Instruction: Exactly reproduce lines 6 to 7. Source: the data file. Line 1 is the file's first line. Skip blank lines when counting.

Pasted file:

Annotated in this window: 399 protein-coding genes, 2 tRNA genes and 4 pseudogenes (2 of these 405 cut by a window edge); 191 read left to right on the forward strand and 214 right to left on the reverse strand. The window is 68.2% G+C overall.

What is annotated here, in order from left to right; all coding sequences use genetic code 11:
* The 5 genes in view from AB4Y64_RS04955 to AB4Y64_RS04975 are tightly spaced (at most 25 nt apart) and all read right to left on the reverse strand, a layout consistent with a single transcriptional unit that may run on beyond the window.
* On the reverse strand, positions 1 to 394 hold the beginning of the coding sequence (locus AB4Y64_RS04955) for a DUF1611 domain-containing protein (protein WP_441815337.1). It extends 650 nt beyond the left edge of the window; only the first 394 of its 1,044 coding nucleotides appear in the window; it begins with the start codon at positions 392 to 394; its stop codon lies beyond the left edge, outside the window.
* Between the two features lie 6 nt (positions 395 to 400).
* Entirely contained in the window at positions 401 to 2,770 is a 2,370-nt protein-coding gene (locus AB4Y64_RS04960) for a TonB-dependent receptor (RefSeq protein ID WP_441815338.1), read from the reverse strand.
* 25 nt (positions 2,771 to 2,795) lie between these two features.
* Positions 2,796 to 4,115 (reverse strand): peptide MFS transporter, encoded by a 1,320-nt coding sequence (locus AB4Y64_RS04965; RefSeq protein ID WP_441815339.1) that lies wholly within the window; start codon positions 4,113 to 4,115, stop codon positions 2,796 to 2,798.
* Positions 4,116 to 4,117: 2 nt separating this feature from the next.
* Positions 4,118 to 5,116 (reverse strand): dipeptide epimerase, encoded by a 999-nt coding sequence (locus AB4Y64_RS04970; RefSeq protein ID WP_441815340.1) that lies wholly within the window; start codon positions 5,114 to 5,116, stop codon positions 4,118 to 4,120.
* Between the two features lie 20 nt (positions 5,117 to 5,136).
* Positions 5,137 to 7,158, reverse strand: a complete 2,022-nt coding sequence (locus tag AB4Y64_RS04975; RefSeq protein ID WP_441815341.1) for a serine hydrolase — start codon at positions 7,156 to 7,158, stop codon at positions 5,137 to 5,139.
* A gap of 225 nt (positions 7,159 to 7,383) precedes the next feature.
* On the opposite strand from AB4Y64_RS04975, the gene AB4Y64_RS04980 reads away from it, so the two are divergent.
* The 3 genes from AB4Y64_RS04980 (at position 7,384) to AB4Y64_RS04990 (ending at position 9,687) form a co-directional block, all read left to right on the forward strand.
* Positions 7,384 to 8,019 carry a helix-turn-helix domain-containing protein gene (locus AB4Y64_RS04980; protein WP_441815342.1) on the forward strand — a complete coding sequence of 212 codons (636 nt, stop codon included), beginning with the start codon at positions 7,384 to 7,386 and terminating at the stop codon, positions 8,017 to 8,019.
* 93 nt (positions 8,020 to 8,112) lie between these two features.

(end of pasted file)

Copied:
* Entirely contained in the window at positions 401 to 2,770 is a 2,370-nt protein-coding gene (locus AB4Y64_RS04960) for a TonB-dependent receptor (RefSeq protein ID WP_441815338.1), read from the reverse strand.
* 25 nt (positions 2,771 to 2,795) lie between these two features.